the time to route signals beween logic blocks may take 1.5 to 6 ns.
Carry paths have been optimized to eliminate this routing delay
between blocks used as arithmetic units.

Kantabutra's algorithm requires at least a 3-way word-width
multiplexer plus one level of logic to control the multiplexer.
To implement this for a 32-bit data path requires 9 ORCA PFUs
(or 33 Xilinx CLBs) and two levels of logic.  To implement a
32-bit sub-mux requires 8 PFU (or 16 Xilinx CLBs) and about the
same amount of time as two levels of logic.

-------
Included below is a C-language simulation of both algorithms.  It was
written using Borland C.
-------

#include <stdio.h>
#define Iter 9     /* Number of result bits (iterations) Must be < 23  */
#define Filt 16    /* Print any error >= 2^Filt                        */

void PrintB(char *S, long I, int Size)  // Print Bits diagnostic
{ printf("%s",S);
  while (Size--)
  { if (Size%4==3) putchar(' ');
    if (I & (1L<<Size)) putchar('1'); else putchar('0');
} }

long Div_S(long R, long D)  // Simple Division Algorithm
{ // R is a 15-bit positive integer
  // D is an 8-bit positive integer > 128
  // Return 16.16 integer.fraction format

  int  I;         // Number of bits in result
  int  N=24-Iter; // Normalization count
  long T;         // Temporary
  long Q=0;       // Quotient

  D <<= 7L;       // Normalize to 16.16 int.fraction format
  for (I= Iter; I>0; --I)
  { Q <<= 1;
    T = R-D;
    if ((T&0x10000L)==0) { Q |= 1;  R = T; }
    R <<= 1;
  }
  Q <<= N;
  return(Q);
}

long Div_K(long R, long D)  // Kantabutra's Division Algorithm
{ // R is a 16-bit signed integer
  // D is an 8-bit positive integer
  // Return 16.16 integer.fraction format

  long D2,D3;     // 2*D and 3*D
  int  I=Iter;    // Number of bits in result
  int  N=23-Iter; // Normalization count
  int  Case;      // Case is 0 to 3 as described below
  int  T;         // Temporary
  int  Dbit;      // Used in case determination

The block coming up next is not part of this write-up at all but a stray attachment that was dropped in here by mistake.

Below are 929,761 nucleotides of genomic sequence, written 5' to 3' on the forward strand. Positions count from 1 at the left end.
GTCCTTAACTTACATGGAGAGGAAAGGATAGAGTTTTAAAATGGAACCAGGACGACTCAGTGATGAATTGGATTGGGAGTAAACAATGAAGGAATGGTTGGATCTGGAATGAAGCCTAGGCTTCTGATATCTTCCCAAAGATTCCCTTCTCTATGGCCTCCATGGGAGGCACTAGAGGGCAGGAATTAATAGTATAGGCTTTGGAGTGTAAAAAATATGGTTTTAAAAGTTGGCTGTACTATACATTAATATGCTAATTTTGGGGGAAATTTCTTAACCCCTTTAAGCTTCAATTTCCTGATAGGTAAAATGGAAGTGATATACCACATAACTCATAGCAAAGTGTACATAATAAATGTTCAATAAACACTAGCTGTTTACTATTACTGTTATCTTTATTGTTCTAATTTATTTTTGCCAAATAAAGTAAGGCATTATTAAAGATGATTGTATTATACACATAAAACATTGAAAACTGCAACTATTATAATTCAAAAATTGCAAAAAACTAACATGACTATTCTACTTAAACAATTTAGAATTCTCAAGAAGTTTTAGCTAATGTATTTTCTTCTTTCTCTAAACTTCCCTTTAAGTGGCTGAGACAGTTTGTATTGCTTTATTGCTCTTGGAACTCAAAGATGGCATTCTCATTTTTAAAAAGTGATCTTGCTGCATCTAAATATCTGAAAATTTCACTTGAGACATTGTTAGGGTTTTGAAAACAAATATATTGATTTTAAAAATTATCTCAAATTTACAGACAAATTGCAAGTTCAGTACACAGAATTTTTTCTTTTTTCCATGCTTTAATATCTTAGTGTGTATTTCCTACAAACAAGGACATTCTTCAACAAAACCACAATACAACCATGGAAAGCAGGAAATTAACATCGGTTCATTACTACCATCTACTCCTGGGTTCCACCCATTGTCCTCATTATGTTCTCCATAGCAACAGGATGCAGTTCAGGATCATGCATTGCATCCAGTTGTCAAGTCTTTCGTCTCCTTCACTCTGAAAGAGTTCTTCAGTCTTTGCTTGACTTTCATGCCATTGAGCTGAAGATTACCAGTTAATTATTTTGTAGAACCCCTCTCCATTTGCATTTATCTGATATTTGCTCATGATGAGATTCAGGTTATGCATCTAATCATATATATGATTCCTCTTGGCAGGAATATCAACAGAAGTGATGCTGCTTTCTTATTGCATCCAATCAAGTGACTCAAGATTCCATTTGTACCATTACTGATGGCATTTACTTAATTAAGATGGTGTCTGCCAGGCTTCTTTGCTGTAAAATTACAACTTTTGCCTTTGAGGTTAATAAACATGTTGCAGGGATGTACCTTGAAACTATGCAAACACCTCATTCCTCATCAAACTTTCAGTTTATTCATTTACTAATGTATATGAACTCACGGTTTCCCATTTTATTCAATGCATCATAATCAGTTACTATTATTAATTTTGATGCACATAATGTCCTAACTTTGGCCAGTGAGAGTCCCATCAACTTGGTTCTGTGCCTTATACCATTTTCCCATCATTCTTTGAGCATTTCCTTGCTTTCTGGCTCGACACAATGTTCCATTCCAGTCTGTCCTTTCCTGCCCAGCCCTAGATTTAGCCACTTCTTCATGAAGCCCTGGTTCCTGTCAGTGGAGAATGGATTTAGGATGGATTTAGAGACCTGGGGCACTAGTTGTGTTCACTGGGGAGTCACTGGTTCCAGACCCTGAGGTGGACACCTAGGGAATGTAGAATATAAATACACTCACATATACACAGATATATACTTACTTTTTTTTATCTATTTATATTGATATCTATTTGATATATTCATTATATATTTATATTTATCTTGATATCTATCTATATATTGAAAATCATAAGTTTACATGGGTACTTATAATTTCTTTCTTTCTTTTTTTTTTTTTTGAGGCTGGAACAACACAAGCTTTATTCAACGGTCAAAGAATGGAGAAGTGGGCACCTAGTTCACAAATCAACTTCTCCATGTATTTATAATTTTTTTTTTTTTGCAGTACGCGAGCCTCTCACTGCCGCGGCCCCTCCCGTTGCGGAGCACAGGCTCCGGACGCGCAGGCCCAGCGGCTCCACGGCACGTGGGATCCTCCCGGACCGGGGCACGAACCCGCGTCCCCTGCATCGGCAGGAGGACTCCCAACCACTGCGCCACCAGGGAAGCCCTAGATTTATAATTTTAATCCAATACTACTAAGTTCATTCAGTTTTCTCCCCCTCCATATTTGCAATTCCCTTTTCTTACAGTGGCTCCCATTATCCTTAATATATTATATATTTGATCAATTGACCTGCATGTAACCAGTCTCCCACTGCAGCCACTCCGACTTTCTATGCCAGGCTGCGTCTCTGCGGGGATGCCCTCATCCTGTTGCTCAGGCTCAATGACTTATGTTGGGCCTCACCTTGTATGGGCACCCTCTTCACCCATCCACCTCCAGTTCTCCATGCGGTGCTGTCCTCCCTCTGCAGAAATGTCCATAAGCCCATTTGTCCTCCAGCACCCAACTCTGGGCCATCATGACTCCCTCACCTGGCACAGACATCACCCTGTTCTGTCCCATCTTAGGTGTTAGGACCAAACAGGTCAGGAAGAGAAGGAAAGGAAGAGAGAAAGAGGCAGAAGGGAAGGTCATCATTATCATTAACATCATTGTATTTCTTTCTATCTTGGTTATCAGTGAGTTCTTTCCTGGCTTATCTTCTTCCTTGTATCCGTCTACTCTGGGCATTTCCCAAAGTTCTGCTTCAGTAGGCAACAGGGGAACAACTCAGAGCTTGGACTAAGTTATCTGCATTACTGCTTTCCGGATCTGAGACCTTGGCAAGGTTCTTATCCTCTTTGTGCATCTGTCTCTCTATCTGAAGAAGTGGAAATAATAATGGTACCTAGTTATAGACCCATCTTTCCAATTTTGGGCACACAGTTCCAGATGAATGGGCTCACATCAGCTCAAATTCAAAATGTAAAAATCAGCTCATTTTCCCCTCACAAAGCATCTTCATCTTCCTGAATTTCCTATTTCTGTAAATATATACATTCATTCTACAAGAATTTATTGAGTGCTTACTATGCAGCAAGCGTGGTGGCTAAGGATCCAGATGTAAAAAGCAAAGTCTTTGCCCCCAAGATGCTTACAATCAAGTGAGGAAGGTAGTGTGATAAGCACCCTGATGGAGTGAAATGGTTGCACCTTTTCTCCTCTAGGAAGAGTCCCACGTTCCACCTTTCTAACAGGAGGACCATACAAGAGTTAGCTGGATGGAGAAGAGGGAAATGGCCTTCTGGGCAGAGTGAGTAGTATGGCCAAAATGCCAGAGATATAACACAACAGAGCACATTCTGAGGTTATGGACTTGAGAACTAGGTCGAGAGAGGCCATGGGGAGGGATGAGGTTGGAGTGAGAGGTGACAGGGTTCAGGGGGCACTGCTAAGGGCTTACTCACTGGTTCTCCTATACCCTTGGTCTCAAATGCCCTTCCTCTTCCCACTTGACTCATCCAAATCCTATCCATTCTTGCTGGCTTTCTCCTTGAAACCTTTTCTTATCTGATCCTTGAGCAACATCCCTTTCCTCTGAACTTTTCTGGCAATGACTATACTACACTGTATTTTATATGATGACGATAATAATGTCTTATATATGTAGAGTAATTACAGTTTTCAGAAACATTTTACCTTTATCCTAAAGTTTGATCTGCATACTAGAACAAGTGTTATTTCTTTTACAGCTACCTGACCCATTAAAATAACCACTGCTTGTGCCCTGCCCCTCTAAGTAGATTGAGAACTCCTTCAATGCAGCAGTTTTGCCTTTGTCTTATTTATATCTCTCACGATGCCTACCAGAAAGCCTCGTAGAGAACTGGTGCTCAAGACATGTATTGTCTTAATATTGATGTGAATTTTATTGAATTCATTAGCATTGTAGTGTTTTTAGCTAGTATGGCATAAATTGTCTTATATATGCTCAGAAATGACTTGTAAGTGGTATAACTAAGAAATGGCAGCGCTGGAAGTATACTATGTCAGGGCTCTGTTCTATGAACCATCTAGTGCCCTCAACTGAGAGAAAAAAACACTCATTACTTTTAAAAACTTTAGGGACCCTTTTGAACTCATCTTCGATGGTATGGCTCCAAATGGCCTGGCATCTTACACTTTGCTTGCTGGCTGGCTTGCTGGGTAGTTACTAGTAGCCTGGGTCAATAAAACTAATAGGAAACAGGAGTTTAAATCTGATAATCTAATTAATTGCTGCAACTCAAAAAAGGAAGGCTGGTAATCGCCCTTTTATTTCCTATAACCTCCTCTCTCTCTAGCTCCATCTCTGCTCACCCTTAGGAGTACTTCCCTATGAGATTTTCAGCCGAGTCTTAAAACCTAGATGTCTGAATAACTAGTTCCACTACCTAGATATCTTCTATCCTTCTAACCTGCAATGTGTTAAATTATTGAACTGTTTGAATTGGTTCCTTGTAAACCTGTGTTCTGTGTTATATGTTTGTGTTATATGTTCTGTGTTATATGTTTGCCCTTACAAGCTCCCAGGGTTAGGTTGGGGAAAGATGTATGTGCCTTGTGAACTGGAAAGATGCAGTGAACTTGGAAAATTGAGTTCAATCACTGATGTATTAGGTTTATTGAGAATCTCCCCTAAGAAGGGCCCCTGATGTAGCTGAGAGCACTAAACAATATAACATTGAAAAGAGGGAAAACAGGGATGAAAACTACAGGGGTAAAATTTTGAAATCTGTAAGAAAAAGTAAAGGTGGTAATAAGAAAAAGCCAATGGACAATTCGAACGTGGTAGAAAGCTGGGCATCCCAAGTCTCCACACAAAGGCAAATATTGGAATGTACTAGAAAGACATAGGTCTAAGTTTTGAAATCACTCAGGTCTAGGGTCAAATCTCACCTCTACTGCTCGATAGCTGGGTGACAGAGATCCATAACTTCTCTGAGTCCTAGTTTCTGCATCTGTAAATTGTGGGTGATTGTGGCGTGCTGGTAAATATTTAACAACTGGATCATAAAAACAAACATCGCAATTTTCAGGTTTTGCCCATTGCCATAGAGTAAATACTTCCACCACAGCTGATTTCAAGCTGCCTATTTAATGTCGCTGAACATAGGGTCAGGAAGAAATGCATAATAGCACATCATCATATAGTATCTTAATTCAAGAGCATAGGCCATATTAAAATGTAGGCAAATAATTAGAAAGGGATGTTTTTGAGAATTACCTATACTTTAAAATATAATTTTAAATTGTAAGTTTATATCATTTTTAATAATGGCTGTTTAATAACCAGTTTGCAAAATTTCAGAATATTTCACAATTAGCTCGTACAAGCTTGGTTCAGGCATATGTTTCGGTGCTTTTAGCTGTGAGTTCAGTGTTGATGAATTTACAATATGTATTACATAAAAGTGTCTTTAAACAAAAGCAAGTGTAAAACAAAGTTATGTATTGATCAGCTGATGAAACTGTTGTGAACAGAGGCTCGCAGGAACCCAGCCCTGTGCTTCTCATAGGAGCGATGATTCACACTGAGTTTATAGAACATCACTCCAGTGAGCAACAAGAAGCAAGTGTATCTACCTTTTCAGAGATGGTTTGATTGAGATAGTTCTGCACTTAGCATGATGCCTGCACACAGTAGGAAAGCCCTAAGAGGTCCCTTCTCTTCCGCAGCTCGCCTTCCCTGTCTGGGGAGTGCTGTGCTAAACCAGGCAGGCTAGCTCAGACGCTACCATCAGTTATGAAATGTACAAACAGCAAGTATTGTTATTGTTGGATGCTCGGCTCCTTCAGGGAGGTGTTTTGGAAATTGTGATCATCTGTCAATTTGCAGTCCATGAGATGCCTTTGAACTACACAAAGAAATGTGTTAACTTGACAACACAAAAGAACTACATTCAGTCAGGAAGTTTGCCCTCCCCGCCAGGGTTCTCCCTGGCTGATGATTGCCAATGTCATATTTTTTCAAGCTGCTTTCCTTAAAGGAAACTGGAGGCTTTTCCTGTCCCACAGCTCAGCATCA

long Q=0;       // Quotient

  D <<= 8L;             // Normalize to 16.16 int.fraction format
  Dbit=((D&0x4000)!=0); // Get 2nd MSB
  D2= D+D;
  D3= D+D+D;

  R |= -(R&0x8000L);   // Extend sign of R
  R<<=1L;              // convert to 16.16
  if (R>0 && R>D || R<0 && -R>=D)  // Ensure R<=D
  { R /=2; ++N; }

  while (I>0)          // Main Loop
  { T=(R>>13L) & 15;   // Get 4 bits of R  x.xxx

    // Case determination.  This can be done in a single 5-input LUT.
    if      (T==0 || T==15)           Case= 0;  // R  <  1/8
    else if (T==1 || T==14)           Case= 1;  // R  <  1/4
    else if (T<3  || T>12)            Case= 2;  // 2R <= D
    else if ((T==3 || T==12) && Dbit) Case= 2;  // 2R <= D
    else                              Case= 3;  // 2R >  D

    if (Case==1)                  // Handle cases
    { R <<= 1L; Q <<= 1L; I-=1;   // Case 1, shift a zero into Q
      continue; }

    R <<= 2L; Q <<= 2L; I-=2;     // Case 0,2,3 shift 2 bits
    if (Case==0) continue;        // Case 0: shift 2 zeros

    if (Case==3) D=D3; else D=D2; // Choose D
    if ((T&8)==0)                 // Get sign of R
    { R-=D; Q += Case; }          // If sign is positive
    else
    { R+=D; Q -= Case; }          // If negative
  }
  Q <<= (N+I);
  return(Q);
}

main()
{ long R,D;
  long F,Q,X;
  int E=0;
  int Log;
  long Histo[32];
  for (Log=32; Log--;) Histo[Log]=0;
  printf("Testing division algorithm with %d iterations\n",Iter);

  for (R=16384L; R<32768L; ++R) for (D=128; D<256; ++D)  // Test all
combinations
  { F= (R*65536L)/D;                // Compute quotient using cpu
    Q= Div_K(R,D);                  // Compute using division algorithm
    X= (F-Q); if (X<0) X= -X;       // Find ABS(F-Q)
    for (Log=0; X; X>>=1L) ++Log;   // Find Log2(X)
    ++Histo[Log];                   // Enter into histogram
    if ((Log>=Filt) && (E < 10))    // If error bigger than Filter, print
    { ++E;
      printf("%5ld / %5ld\n",R,D);
      PrintB(" Expect: ",F,32); printf(" =%10.5f\n",F/65536.0);
      PrintB("    Got: ",Q,32); printf(" =%10.5f\n",Q/65536.0);
    }
  }
  for (Log= 32; Log--;) printf("%2d %8ld\n",Log,Histo[Log]);
  printf("Press return to exit."); getchar();
  return(0);
}

-------------------==== Posted via Deja News ====-----------------------
      http://www.dejanews.com/     Search, Read, Post to Usenet
Article: 6264
Subject: Re: FPGA chip on Khepera robot
From: Roger Gook <104330.1033@compuserve.com>
Date: 6 May 1997 15:37:21 GMT
Links: << >>  << T >>  << A >>
Asger Sporring wrote:
> 
> I'm doing my master thesis on EvolHard, and am going to use the
> Khepera robot for some practical testing.
> 
> But I need to place a FPGA chip (right now I'm looking into using the
> Xilinx chips(like Splash 2), but this is not fixed) on the robot, for
> it to be of any use.
> 
> Does anybody have any experience with this (using, I assume, the
> general IO turret).
> 

Embedded Solutions Ltd. markets a modular board package known as the 
Accelerator System. Modules are equipped with a mezzanine daughter board